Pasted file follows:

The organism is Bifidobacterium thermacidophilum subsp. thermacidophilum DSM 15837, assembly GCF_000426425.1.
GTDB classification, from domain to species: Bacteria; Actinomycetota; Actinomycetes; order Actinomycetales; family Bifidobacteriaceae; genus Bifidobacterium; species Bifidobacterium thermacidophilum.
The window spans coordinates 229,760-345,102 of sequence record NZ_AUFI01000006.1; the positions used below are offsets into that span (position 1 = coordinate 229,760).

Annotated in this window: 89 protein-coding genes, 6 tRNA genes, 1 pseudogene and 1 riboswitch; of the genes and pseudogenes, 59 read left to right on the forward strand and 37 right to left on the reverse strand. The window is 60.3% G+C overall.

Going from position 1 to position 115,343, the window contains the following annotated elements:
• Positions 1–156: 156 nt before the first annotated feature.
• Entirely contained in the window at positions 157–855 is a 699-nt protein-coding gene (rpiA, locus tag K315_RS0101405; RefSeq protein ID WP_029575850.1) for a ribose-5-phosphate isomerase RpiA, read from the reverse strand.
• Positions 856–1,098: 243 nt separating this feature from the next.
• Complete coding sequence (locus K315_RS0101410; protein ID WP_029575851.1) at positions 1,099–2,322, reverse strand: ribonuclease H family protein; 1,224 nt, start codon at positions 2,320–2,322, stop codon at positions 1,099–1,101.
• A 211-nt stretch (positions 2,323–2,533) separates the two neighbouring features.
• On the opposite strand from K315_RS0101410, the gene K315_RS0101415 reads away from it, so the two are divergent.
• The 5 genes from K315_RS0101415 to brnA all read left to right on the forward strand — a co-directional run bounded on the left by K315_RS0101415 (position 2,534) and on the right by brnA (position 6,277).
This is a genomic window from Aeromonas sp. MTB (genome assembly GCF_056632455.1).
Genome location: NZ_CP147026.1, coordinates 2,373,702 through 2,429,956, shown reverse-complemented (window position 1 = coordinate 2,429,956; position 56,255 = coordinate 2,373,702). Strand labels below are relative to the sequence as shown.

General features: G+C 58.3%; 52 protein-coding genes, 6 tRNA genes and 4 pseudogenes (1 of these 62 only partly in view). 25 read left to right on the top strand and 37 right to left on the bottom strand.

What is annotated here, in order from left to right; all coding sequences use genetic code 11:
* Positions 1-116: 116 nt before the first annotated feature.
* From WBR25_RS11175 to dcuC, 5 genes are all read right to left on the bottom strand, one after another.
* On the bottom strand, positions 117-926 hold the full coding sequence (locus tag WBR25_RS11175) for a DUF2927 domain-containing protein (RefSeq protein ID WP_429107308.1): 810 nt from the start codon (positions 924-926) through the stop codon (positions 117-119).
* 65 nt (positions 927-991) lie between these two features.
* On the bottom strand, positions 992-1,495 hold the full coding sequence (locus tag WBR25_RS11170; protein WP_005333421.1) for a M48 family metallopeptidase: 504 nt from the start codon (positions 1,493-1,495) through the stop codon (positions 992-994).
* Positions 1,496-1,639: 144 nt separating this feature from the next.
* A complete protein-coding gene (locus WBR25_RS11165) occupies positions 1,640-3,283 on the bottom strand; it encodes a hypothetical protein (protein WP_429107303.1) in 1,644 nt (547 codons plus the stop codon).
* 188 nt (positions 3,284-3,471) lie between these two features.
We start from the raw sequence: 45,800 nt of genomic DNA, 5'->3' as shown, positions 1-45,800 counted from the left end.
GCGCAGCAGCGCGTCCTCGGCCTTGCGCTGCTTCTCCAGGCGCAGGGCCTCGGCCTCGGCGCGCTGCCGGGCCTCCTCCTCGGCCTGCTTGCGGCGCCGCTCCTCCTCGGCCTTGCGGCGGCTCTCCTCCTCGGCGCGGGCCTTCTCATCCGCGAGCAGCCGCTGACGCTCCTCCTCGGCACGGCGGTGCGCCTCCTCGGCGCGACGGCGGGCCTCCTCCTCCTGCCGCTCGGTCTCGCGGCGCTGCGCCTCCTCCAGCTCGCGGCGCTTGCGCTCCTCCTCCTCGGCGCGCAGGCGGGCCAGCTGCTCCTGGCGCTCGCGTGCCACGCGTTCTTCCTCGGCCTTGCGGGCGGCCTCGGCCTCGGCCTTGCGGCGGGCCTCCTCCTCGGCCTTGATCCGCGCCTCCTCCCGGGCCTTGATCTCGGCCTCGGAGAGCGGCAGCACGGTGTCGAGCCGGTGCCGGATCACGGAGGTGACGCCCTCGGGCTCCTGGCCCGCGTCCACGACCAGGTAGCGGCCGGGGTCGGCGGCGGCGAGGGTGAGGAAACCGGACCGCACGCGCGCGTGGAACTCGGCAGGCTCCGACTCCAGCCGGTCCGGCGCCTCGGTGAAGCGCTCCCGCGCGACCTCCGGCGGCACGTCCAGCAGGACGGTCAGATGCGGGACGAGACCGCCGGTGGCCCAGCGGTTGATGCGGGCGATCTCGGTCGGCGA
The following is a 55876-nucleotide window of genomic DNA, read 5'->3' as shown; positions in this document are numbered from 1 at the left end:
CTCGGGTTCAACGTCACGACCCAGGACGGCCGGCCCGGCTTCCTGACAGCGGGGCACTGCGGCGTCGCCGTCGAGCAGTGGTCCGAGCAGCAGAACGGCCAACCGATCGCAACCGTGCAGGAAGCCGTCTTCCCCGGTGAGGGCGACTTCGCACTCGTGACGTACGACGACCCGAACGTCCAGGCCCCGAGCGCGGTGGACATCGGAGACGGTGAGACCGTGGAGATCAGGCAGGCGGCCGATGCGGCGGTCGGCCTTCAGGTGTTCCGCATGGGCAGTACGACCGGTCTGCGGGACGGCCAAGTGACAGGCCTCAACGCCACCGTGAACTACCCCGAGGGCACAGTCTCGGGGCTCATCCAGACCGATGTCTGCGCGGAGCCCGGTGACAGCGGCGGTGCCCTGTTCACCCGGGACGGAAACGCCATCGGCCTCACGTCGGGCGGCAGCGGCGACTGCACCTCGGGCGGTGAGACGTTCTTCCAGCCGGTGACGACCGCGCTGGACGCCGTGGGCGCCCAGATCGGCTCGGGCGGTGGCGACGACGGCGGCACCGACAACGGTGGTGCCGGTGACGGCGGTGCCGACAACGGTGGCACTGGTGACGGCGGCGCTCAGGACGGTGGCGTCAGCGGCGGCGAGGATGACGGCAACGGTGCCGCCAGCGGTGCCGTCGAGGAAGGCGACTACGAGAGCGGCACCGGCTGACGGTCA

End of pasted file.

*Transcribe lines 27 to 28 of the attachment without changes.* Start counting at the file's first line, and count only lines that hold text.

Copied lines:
The following is a 55876-nucleotide window of genomic DNA, read 5'->3' as shown; positions in this document are numbered from 1 at the left end:
CTCGGGTTCAACGTCACGACCCAGGACGGCCGGCCCGGCTTCCTGACAGCGGGGCACTGCGGCGTCGCCGTCGAGCAGTGGTCCGAGCAGCAGAACGGCCAACCGATCGCAACCGTGCAGGAAGCCGTCTTCCCCGGTGAGGGCGACTTCGCACTCGTGACGTACGACGACCCGAACGTCCAGGCCCCGAGCGCGGTGGACATCGGAGACGGTGAGACCGTGGAGATCAGGCAGGCGGCCGATGCGGCGGTCGGCCTTCAGGTGTTCCGCATGGGCAGTACGACCGGTCTGCGGGACGGCCAAGTGACAGGCCTCAACGCCACCGTGAACTACCCCGAGGGCACAGTCTCGGGGCTCATCCAGACCGATGTCTGCGCGGAGCCCGGTGACAGCGGCGGTGCCCTGTTCACCCGGGACGGAAACGCCATCGGCCTCACGTCGGGCGGCAGCGGCGACTGCACCTCGGGCGGTGAGACGTTCTTCCAGCCGGTGACGACCGCGCTGGACGCCGTGGGCGCCCAGATCGGCTCGGGCGGTGGCGACGACGGCGGCACCGACAACGGTGGTGCCGGTGACGGCGGTGCCGACAACGGTGGCACTGGTGACGGCGGCGCTCAGGACGGTGGCGTCAGCGGCGGCGAGGATGACGGCAACGGTGCCGCCAGCGGTGCCGTCGAGGAAGGCGACTACGAGAGCGGCACCGGCTGACGGTCA